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Article: Improving decision-making for population health in nonhealth sectors in urban environments: the example of the transportation sector in three megacities—the 3-D commission

TitleImproving decision-making for population health in nonhealth sectors in urban environments: the example of the transportation sector in three megacities—the 3-D commission
Authors
KeywordsBRT
HiAP
Health-in-all-policies
Health policy
Transportation sector
Megacities
Social determinants of health
SDoH
Issue Date2021
PublisherSpringer New York LLC. The Journal's web site is located at https://www.springer.com/journal/11524
Citation
Journal of Urban Health, 2021, v. 98 n. suppl. 1, p. 60-68 How to Cite?
AbstractNoncommunicable diseases (NCDs) represent a significant global public health burden. As more countries experience both epidemiologic transition and increasing urbanization, it is clear that we need approaches to mitigate the growing burden of NCDs. Large and growing urban environments play an important role in shaping risk factors that influence NCDs, pointing to the ineluctable need to engage sectors beyond the health sector in these settings if we are to improve health. By way of one example, the transportation sector plays a critical role in building and sustaining health outcomes in urban environments in general and in megacities in particular. We conducted a qualitative comparative case study design. We compared Bus Rapid Transit (BRT) policies in 3 megacities—Lagos (Africa), Bogotá (South America), and Beijing (Asia). We examined the extent to which data on the social determinants of health, equity considerations, and multisectoral approaches were incorporated into local politics and the decision-making processes surrounding BRT. We found that all three megacities paid inadequate attention to health in their agenda-setting, despite having considerable healthy transportation policies in principle. BRT system policies have the opportunity to improve lifestyle choices for NCDs through a focus on safe, affordable, and effective forms of transportation. There are opportunities to improve decision-making for health by involving more available data for health, building on existing infrastructures, building stronger political leadership and commitments, and establishing formal frameworks to improve multisectoral collaborations within megacities. Future research will benefit from addressing the political and bureaucratic processes of using health data when designing public transportation services, the political and social obstacles involved, and the cross-national lessons that can be learned from other megacities.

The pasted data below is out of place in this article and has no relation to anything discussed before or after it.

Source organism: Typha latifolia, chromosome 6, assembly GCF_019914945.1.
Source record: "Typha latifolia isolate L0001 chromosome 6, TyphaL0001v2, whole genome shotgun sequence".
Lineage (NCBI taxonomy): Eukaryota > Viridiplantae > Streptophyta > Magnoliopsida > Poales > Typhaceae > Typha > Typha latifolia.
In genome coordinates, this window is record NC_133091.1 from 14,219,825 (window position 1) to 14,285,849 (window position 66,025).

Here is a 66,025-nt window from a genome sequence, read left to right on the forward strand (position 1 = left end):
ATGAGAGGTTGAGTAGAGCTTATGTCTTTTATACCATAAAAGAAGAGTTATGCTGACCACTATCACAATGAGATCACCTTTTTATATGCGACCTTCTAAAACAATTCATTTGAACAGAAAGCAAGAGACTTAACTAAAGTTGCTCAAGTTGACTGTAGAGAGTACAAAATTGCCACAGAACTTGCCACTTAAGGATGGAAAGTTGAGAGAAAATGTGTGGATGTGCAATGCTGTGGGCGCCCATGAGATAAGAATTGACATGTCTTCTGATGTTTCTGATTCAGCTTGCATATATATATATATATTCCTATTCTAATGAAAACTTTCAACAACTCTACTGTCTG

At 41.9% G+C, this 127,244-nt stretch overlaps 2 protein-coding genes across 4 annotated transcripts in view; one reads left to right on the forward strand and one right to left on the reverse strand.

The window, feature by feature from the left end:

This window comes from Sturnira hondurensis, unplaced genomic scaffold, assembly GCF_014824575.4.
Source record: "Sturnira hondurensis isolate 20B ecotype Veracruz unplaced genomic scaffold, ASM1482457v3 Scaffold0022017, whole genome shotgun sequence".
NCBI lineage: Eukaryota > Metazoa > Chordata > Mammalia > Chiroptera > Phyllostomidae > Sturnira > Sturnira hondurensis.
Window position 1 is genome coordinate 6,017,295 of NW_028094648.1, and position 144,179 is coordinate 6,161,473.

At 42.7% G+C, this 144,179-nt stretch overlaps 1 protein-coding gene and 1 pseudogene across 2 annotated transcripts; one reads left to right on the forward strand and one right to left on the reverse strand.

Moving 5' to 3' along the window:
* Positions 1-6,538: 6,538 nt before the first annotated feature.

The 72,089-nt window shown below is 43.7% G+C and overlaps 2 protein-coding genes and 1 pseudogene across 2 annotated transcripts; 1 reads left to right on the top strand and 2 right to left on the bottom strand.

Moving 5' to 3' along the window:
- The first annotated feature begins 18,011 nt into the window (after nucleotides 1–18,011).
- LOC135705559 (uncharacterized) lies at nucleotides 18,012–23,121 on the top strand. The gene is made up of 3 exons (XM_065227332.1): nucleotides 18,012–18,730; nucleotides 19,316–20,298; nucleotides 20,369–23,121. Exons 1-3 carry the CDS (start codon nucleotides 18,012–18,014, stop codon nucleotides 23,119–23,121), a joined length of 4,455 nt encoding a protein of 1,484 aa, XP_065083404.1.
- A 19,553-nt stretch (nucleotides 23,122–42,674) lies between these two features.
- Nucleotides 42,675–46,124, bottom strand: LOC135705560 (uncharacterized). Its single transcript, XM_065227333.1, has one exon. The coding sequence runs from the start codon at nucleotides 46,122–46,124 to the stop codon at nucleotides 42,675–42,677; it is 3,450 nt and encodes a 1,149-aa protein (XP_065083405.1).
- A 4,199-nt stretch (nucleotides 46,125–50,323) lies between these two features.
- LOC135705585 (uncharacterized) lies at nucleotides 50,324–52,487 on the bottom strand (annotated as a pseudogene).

Persistent Identifierhttp://hdl.handle.net/10722/304155
ISSN
2020 Impact Factor: 3.671
2020 SCImago Journal Rankings: 1.211
PubMed Central ID
ISI Accession Number ID

 

DC FieldValueLanguage
dc.contributor.authorBabajide, O-
dc.contributor.authorMartins, DC-
dc.contributor.authorMaani, N-
dc.contributor.authorAbdalla, SM-
dc.contributor.authorGómez, EJ-
dc.contributor.authorPongsiri, MJ-
dc.contributor.authorTlou, S-
dc.contributor.authorLeung, GM-
dc.contributor.authorBenjamin, GC-
dc.contributor.authorGoosby, E-
dc.contributor.authorDain, K-
dc.contributor.authorVega, J-
dc.contributor.authorZeinali, Z-
dc.contributor.authorGalea, S-
dc.contributor.authorSturchio, J-